Posted by Ed McFadden on Jan 09, 2017
Seasonal outlooks may offer some clues about the severity of a winter ahead, but you can’t trust these reports to always be accurate. The truth is, no one knows for sure whether an upcoming winter will be mild or frigid.
Uncertainty makes it especially difficult to predict your winter energy costs. Many business owners remember the polar vortex of 2014. If you weren’t prepared with a natural gas plan that mitigated sky-high costs, the cold weather also hit your energy budget hard.
Fortunately, you can educate yourself on how to avoid repeating the same mistakes. In part one of this three-part blog series, learn more about why natural gas rates are so high in the winter.
What Causes Natural Gas Rates To Rise During Winter?
In the past, the fuel of choice for large electric generators was coal. However, in recent years, because of environmental concerns and competitive natural gas prices, the fuel of choice is now natural gas.
The Marcellus Shale has an abundant supply of natural gas – a century’s worth, in fact. Spanning across Pennsylvania, West Virginia, southeast Ohio and upstate New York, the shale is the largest natural gas resource in the United States.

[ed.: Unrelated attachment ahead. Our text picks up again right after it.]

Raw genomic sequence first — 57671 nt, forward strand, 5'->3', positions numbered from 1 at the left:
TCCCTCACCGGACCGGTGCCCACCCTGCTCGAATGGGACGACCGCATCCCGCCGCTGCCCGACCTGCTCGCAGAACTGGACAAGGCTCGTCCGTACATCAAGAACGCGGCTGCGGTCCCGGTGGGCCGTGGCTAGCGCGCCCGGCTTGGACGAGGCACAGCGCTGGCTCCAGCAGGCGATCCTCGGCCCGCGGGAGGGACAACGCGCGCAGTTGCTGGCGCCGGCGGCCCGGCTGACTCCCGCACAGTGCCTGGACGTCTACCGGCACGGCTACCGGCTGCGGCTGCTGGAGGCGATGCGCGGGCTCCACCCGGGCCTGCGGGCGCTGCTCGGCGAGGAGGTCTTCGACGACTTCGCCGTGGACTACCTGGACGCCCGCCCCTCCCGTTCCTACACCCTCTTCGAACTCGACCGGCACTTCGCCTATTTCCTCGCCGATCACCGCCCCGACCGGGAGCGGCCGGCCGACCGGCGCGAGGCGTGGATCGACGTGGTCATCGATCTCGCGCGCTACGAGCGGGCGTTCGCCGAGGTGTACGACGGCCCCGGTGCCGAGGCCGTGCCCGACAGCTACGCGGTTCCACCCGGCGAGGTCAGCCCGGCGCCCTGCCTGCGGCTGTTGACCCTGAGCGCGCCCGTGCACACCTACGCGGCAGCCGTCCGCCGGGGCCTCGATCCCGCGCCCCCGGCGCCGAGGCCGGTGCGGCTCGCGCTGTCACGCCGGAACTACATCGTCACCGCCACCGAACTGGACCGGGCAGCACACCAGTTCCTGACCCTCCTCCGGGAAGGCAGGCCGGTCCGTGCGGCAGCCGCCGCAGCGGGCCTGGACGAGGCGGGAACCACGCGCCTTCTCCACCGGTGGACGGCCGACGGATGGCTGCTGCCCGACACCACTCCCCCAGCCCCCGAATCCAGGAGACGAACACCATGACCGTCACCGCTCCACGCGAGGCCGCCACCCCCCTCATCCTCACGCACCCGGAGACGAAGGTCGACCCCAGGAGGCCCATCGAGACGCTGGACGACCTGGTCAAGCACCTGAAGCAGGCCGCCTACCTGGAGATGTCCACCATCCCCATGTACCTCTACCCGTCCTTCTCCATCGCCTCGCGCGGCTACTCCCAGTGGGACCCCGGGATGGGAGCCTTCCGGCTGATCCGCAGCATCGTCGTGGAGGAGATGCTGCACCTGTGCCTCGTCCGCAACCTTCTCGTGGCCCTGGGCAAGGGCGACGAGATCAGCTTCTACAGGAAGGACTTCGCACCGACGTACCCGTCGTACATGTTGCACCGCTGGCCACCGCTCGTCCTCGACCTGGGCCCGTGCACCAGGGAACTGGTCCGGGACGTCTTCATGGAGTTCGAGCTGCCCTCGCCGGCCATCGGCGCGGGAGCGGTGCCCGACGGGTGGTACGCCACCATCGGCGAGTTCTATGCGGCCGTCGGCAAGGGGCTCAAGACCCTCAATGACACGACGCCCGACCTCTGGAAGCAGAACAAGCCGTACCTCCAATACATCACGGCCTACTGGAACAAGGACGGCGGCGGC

Extracting natural gas from the earth has become less expensive. Efficient extraction along with natural gas abundance in the United States contributes to drastically lower natural gas prices.
A strong economy and periods of economic growth have also generated an increase in natural gas demand. Today, more industrial and commercial businesses are using natural gas not only to heat facilities, but also to generate electricity and fuel operations.
Unfortunately, natural gas pipeline infrastructure has not yet caught up with increased demand. During mild spring, summer and autumn months, the infrastructure supports normal levels of demand. But cold winter weather, in addition to prolonged hot summers, creates much higher levels of demand.
According to the U.S. Energy Information Administration, U.S. natural gas consumption is expected to increase from 70.94 billion cubic feet per day in July 2016 to 101.48 billion cubic feet per day in January 2017.
Natural gas pipelines already run close to full capacity during a normal winter. Frigid temperatures put extra pressure on the pipelines, thus prices rise to meet this peak demand to manage capacity-constrained market areas.
Protect Your Business From High Natural Gas Rates
While high natural gas rates have the potential to drain your budget, developing a strategic energy plan enables you to combat costs. Not only should your natural gas provider help you take advantage of statewide energy programs, but it should also offer a natural gas plan tailored to your business’s needs.
In the next installment of this blog series, you’ll discover the benefits of fixed, variable, and block and index pricing. You’ll also learn how to choose the best energy plan for your business’s size and budget vulnerabilities.
Download this free whitepaper to learn more about protecting your budget from high natural gas rates this winter.